End of Section 21 Notices – no fault eviction a thing of the past

17 Apr 2019

No-fault divorce may be set to come into being imminently, but it looks as though no-fault evictions could be a thing of the past.

Currently, a landlord can serve notice to terminate their tenant’s assured shorthold tenancy under s.21 of the Housing Act 1988, at the end of the term, without having to rely on any of the grounds for possession that are contained within the Housing Act 1988. Effectively, landlords can currently seek to recover possession of their property, and evict their tenants, at the end of their tenancy, without having to give a reason.

Landlords’ powers curbed
However it is now proposed that more power be given to residential tenants and taken away from landlords as government plans look to remove the current s.21 “no-fault” procedure.  Which, in a nut shell, means that a landlord will now have to have a good reason to seek to evict a tenant.

Whilst 11 million residential tenants in England will be happy to hear this, some landlords will despair.

Landlords will still be able to use a Section 8 possession notice to evict someone who has broken the terms of their tenancy - for example by not paying rent - but this can involve landlords spending money taking action in court if the tenants refuse to leave.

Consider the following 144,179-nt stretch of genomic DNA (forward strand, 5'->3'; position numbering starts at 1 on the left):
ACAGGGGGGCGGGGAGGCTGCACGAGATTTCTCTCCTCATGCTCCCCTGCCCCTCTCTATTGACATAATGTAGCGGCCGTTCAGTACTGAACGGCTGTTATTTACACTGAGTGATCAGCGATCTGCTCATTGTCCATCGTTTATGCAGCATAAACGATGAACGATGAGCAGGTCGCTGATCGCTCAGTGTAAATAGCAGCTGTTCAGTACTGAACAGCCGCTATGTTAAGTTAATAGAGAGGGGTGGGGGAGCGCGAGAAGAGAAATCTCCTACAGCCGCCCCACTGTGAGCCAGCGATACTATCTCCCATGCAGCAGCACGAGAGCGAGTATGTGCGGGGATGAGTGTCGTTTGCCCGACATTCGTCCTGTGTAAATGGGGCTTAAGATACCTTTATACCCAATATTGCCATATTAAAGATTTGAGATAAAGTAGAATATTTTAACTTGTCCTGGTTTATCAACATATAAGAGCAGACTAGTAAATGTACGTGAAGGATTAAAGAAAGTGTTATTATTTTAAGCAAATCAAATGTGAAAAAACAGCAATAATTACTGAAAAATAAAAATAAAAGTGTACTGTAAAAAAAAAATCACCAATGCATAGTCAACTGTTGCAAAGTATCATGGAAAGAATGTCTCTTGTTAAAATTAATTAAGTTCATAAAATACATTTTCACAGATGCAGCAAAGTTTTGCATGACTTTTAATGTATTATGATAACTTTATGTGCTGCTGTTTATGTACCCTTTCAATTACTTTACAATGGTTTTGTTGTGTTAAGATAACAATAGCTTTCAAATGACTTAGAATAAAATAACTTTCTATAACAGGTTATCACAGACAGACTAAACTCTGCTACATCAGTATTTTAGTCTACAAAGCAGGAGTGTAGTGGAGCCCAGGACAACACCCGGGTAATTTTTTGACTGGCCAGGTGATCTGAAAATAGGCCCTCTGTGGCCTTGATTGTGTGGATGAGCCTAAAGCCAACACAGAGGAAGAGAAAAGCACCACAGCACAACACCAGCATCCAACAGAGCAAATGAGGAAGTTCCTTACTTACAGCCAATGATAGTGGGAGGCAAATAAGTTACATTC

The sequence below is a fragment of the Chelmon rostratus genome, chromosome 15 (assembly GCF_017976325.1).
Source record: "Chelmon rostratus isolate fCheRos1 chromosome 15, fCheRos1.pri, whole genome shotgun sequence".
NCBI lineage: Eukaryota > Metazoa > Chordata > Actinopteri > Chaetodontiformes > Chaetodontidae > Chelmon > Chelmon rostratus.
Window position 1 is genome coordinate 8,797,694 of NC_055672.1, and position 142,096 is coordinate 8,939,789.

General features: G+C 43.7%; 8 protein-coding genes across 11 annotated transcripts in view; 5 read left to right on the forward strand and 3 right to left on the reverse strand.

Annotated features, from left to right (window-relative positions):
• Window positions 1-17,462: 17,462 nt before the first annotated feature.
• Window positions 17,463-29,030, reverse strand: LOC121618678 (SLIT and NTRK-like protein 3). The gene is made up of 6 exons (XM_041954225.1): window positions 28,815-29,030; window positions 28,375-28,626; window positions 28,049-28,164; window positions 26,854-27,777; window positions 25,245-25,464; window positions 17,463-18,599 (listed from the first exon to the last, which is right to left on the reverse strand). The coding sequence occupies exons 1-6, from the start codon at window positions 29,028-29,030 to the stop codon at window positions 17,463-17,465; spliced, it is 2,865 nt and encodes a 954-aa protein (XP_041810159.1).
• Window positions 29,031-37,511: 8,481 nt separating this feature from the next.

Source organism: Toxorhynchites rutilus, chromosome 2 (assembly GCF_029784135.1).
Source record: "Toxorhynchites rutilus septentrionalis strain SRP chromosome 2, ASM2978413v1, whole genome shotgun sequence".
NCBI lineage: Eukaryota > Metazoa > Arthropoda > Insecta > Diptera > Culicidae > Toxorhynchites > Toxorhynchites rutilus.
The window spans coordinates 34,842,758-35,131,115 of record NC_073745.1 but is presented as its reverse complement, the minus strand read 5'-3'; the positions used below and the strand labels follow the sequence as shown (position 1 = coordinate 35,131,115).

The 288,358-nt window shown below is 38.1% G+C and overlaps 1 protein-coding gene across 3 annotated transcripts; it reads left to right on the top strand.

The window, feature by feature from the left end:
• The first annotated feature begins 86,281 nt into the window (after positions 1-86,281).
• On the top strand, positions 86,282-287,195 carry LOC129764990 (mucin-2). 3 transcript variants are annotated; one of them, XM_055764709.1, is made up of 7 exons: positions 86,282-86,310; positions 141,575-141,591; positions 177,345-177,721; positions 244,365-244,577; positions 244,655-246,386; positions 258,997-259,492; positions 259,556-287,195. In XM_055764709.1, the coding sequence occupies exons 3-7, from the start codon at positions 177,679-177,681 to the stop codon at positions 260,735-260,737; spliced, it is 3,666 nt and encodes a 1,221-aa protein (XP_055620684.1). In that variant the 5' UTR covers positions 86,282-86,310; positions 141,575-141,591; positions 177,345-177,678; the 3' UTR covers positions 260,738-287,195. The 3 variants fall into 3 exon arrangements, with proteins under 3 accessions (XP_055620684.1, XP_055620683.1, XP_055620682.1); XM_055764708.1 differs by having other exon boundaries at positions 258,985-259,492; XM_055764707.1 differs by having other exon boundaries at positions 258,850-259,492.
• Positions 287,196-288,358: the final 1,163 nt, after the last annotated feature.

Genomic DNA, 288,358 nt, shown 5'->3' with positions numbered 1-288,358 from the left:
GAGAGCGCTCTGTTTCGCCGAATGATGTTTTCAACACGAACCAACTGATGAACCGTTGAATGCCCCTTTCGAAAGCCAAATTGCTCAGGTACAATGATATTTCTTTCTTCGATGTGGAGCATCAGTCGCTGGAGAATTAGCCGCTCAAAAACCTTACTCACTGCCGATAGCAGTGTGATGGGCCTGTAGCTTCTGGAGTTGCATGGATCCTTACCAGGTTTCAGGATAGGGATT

Will this change create a reluctance on the part of landlords to buy properties to rent and stifle the supply of rental properties?  We wait and watch.

Further reading

Use of statutory demand to make company insolvent suspended until June

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Cheraine Williams looks at more temporary Covid-driven measures that will protect businesses and tenants from possible legal action
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New guidance issued for valuation of flats and investigating fire safety

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Cheraine Williams looks a the current situation facing leaseholders looking to sell or re-finance their property; will new guidance provide clarity?
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Government sets new energy targets for domestic and commercial buildings

Blog, Legal Updates
UK law requires net zero greenhouse gas emissions by 2050; new rules and standards for heating and powering buildings will have a significant impact
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Covid regs prevent landlords taking action to recover rent for more than 500 days

Blog, Legal Updates
Just seven days’ rent arrears used to be enough for commercial landlords to take action; the latest adjustment pushes that out to 554 days
Read more Read
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